Those targeted by the AHCA may not even realize that they are. Drunk on a diet of Fox News, Infowars, and Breitbart, these folks may be persuaded to blame Mexican immigrants, Muslim terrorists, or Chicago gang members for their spiking health care premiums. It is reckless for Democrats and press alike to assume that people will find the proper parties to blame when they and/or their family members are dropped by their insurance companies. To do so ignores not only the hyper-partisan political media environment, but also how many Trump supporters remain unwilling to budge from their unconditional support of him.

But even if Republican voters somehow mysteriously collectively wake up in 2018, their newfound consciousness may not be enough to save them, considering that voter suppression and gerrymandering are the party's backup plan. According to the Brennan Center for Justice at New York University, as of March, at least 87 bills were introduced in 29 different states that would limit access to the ballot. While bills to increase voting access now far outpace those seeking to limit it, this is a recent trend. Voter restrictions, often targeting African-Americans and the formerly incarcerated, have spread like wildfire since the Supreme Court neutered the Voting Rights Act in 2013. It's the new normal for the Republican Party, and American voters, for the time being.

Voter suppression works even better when paired with the kinds of redistricting efforts that we've seen from GOP-controlled states recently. Many of the Republican House members who voted for Trumpcare serve districts that have been cut and sliced, largely along racial lines, to such an extreme degree that Republicans are all but ensured victory. Even 14 of the 23 Republicans who represent districts won by Hillary Clinton last November — including all seven members of that group from California — voted for this thing last Friday. Perhaps these vulnerable Republicans feel that the GOP will protect them as they run, or they have no fear that their voters will make them pay for it. Perhaps, more darkly, they are confident in their party's efforts to rig the race in their favor.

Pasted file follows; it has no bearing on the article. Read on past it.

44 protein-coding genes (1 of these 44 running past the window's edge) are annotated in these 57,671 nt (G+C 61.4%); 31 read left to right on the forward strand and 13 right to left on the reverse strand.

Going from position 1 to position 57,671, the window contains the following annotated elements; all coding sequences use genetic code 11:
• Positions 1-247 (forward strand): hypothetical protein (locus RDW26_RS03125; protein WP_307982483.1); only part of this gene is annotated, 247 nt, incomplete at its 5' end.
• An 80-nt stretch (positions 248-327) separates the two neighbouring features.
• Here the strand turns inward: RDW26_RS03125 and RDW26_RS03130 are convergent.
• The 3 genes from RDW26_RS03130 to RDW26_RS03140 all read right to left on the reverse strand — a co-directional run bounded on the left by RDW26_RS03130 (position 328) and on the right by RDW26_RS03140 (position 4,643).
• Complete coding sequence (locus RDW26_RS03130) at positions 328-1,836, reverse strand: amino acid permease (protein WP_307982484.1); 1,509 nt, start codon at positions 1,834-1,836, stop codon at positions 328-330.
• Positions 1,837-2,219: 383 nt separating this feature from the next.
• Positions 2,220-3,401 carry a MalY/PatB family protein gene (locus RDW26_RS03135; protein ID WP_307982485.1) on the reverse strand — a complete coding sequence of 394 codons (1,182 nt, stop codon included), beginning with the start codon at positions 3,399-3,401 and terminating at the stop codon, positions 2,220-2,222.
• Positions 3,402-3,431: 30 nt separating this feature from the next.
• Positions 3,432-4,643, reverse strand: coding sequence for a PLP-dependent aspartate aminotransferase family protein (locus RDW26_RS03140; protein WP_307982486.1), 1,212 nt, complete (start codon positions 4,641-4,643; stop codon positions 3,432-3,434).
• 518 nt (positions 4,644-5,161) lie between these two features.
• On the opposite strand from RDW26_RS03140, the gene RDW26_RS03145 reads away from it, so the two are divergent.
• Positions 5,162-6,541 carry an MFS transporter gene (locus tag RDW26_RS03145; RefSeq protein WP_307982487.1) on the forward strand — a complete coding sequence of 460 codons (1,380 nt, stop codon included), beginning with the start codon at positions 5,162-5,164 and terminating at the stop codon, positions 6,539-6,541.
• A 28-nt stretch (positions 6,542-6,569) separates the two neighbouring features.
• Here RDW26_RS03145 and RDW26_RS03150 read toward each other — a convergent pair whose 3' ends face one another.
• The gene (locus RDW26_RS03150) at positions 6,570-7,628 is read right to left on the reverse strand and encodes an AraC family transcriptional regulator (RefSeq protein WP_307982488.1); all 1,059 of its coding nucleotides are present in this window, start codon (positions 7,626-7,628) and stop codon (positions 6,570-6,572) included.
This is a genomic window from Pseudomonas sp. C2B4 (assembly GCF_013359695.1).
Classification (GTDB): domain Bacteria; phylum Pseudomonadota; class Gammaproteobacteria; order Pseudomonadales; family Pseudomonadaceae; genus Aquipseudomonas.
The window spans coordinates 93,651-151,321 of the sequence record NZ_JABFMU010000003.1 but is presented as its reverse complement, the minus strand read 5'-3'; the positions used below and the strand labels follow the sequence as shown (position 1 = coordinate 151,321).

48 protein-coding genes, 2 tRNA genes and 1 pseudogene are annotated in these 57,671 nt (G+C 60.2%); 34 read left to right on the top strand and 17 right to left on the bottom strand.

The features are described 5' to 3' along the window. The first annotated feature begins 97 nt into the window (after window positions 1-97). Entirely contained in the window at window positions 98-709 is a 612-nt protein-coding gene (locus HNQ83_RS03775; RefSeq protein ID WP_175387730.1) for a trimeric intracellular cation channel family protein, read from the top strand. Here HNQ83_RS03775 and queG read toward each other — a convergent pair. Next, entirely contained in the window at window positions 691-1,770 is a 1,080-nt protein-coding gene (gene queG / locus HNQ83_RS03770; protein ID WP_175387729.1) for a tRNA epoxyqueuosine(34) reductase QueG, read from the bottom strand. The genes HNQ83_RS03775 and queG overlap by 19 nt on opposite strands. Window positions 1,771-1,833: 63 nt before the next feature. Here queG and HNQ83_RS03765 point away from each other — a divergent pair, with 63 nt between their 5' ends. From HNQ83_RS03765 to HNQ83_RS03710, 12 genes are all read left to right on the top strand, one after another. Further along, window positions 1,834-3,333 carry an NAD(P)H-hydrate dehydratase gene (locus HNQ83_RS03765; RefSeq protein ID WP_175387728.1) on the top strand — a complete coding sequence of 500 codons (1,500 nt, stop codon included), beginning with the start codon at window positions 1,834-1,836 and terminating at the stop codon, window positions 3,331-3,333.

Democrats are raising a lot of funds off the House's passage of Trumpcare, but it is clear that it will take a lot more to make the Republican Party worry about losing the House in 2018. They won a presidential election with little more than airy promises and utter lies. They have voters who find the president's falsehoods acceptable, especially as long as he's giving the left some hell and finds people of color to blame for every societal ill. Democrats, in general, thrive when voters make informed choices and have equal access to the ballot. The GOP, a party virtually devoid of policy that isn't a disguised grift for the rich, realized long ago that it needs to operate differently to survive.

Republican bullshit has a great track record, which is why we saw Trump celebrating with House members in the White House Rose Garden after the vote. Watching the smiling president flanked by a phalanx of cheerful House Republicans was grotesque, but it is doubtful, right now, that the event will prove to be a "Mission Accomplished" moment. It won't come back to bite Trump and his party no matter what happens next — if their voters refuse to care or choose to remain in the dark for the sake of partisanship. Others have speculated that it wouldn't be surprising in the least to learn in the coming weeks that a large percentage of Republican voters thought that Rose Garden party means that Obamacare has been repealed. The whole spectacle seemed juvenile, but there was a point to it.